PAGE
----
notes on e. a. poe’s ms. found in a bottle


A manuscript found in a bottle by Edgar Allan Poe – The narrator, after a shipwreck (= naufragio), , is violently thrust (= si ritrova gettato ) upon a phantom ship which has come along. Here the narrator finds outdated maps (= vecchie mappe) and useless navigational tools (= strumenti di navigazione inutilizzabili). Everything on the vessel is very strange and inexplicable to his eyes. Also the crew is old and seem unable to see him. The ship continues its journey southwards and the sailors show signs of hope while they are going to their destruction. Before sinking into a whirlpool (= prima di affondare in un vortice) a the mariner has the time to throw (= gettare) a manuscript (the “manuscript” of the title) in a bottle into the sea.. MS. Found in a Bottle is a horror story about scientific imaginings and the description of a physical world beyond the limits of human exploration.

The supernatural ship the narrator finds himself on brings to mind the story of other legendary ghost ships in The Flying Dutchman, in Samuel Taylor Coleridge’s The Rime of the Ancient Mariner, Herman Melville’s Moby-Dick.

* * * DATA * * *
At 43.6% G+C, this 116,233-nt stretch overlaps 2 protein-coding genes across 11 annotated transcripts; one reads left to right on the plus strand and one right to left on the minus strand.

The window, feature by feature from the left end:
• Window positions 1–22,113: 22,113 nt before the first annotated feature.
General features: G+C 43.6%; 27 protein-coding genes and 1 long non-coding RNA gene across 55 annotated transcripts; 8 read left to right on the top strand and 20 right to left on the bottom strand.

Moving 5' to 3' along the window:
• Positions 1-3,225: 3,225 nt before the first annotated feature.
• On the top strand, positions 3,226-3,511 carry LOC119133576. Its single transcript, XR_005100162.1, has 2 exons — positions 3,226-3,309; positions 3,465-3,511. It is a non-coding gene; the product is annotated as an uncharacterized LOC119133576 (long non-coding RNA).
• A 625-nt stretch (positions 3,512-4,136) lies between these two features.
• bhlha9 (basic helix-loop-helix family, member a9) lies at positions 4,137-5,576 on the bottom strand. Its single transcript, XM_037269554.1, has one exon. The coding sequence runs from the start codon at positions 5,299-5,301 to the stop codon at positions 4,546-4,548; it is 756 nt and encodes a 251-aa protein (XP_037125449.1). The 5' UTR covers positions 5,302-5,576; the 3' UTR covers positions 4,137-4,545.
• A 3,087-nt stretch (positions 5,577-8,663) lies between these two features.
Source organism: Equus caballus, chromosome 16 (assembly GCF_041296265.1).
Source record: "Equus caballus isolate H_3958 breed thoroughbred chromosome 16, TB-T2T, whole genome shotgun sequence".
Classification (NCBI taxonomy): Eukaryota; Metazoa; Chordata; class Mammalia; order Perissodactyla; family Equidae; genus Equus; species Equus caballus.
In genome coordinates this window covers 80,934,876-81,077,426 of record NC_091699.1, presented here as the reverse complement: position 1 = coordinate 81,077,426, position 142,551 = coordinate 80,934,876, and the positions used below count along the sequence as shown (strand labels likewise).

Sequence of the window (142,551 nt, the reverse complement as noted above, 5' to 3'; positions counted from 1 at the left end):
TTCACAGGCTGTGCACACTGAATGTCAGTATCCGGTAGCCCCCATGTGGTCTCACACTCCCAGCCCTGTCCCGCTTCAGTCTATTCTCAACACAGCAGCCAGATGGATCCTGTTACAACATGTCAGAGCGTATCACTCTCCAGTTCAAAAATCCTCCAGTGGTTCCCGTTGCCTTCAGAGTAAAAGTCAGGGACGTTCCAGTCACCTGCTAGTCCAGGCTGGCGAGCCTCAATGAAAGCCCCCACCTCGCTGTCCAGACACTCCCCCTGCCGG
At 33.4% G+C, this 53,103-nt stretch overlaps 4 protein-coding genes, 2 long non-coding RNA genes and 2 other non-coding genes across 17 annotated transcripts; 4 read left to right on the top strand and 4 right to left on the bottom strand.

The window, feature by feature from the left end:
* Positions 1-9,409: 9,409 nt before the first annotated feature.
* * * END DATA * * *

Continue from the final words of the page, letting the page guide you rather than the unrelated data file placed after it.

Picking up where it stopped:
E. A. Poe quoted S. T. Coleridge as one of his most influent sources. In fact, A Manuscript Found in a Bottle for example, is centred on the struggle of two worlds, death and life-in-death and on the delicate barriers between the commonplace and transient, the mysterious and the eternal, elements that remind S. T. Coleridge’s Rime of the Ancient Mariner. Even in this poem, contained in The Lyrical Ballads (1789), the manifesto of the Romantic Movement in England, the poet writes about the meeting of a crew, microcosm of the world, and a ship where death and life-in-death are sailing and playing dice the destiny of the mariner and his companions. The storm, the whirlpool, the unknown areas like the South Pole, are all features (= caratteristiche) present both in the poem and in the tale. One of the characters of the tale himself, the Swede (= lo Svedese) , resembles the Ancient Mariner of the Ballad: both of them are figures who react as uneducated men (= uomini incolti) to the revelation of worlds beyond their understanding as it is the world of our own mind and soul.
The exotic, remote and even imaginary worlds provide the landscape for a psychological descent of man in the depth (= profondità) of his soul , the painted ocean where both sun and ice coexists (so great is the power of imagination, a power that combines the opposites), and where the mariner/every man blesses even the slimy things (= cose viscide) . (see The Rime of the Ancient Mariner, part 2).